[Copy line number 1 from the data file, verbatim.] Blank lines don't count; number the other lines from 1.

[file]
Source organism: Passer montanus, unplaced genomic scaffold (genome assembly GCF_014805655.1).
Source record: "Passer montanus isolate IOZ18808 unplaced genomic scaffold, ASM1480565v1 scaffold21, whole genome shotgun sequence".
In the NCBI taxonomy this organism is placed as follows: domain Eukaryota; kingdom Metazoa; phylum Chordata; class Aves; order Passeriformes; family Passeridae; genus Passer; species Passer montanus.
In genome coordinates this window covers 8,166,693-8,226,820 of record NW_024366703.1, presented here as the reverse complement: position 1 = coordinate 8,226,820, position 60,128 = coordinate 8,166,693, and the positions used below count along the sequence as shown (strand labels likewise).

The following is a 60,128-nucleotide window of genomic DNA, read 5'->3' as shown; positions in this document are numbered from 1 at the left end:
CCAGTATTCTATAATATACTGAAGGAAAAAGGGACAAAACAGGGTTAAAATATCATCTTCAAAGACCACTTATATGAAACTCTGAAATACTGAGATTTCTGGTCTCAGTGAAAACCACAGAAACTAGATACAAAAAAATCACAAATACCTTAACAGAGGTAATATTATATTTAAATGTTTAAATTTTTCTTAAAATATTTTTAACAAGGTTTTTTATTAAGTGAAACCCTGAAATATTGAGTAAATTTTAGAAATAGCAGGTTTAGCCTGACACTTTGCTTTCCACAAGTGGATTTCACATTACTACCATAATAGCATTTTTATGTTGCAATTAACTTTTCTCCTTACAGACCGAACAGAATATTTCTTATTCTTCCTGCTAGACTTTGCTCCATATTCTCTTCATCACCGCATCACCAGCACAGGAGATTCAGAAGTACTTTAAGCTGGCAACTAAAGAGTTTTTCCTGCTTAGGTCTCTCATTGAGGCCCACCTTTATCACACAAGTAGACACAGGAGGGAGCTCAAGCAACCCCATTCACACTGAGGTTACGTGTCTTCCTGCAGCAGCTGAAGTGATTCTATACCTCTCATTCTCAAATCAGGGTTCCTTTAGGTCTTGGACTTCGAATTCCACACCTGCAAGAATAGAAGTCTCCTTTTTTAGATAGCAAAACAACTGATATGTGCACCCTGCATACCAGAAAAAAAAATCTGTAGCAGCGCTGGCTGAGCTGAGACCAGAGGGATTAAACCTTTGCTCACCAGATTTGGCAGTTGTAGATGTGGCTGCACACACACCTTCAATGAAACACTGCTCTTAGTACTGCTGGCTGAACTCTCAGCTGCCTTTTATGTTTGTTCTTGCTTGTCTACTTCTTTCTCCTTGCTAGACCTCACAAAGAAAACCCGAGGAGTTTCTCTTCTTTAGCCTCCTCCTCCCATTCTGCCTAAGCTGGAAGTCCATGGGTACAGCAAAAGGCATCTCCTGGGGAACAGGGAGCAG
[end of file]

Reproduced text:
Source organism: Passer montanus, unplaced genomic scaffold (genome assembly GCF_014805655.1).